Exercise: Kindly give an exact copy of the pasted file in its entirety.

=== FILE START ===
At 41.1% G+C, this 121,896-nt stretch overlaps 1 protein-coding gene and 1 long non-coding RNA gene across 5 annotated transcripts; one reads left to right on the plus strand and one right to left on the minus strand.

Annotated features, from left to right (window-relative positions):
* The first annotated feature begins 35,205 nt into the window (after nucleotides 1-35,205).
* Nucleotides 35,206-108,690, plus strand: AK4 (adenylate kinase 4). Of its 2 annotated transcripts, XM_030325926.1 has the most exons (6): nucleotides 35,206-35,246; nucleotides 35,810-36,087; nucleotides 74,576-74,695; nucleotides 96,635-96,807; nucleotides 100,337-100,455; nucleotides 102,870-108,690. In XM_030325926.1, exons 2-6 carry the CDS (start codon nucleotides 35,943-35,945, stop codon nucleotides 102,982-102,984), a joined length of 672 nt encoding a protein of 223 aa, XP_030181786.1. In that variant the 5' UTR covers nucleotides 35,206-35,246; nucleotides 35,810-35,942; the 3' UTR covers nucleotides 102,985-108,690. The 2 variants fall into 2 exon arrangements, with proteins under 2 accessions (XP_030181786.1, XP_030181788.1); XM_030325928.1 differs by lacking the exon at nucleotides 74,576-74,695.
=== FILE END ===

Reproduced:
At 41.1% G+C, this 121,896-nt stretch overlaps 1 protein-coding gene and 1 long non-coding RNA gene across 5 annotated transcripts; one reads left to right on the plus strand and one right to left on the minus strand.

Annotated features, from left to right (window-relative positions):
* The first annotated feature begins 35,205 nt into the window (after nucleotides 1-35,205).
* Nucleotides 35,206-108,690, plus strand: AK4 (adenylate kinase 4). Of its 2 annotated transcripts, XM_030325926.1 has the most exons (6): nucleotides 35,206-35,246; nucleotides 35,810-36,087; nucleotides 74,576-74,695; nucleotides 96,635-96,807; nucleotides 100,337-100,455; nucleotides 102,870-108,690. In XM_030325926.1, exons 2-6 carry the CDS (start codon nucleotides 35,943-35,945, stop codon nucleotides 102,982-102,984), a joined length of 672 nt encoding a protein of 223 aa, XP_030181786.1. In that variant the 5' UTR covers nucleotides 35,206-35,246; nucleotides 35,810-35,942; the 3' UTR covers nucleotides 102,985-108,690. The 2 variants fall into 2 exon arrangements, with proteins under 2 accessions (XP_030181786.1, XP_030181788.1); XM_030325928.1 differs by lacking the exon at nucleotides 74,576-74,695.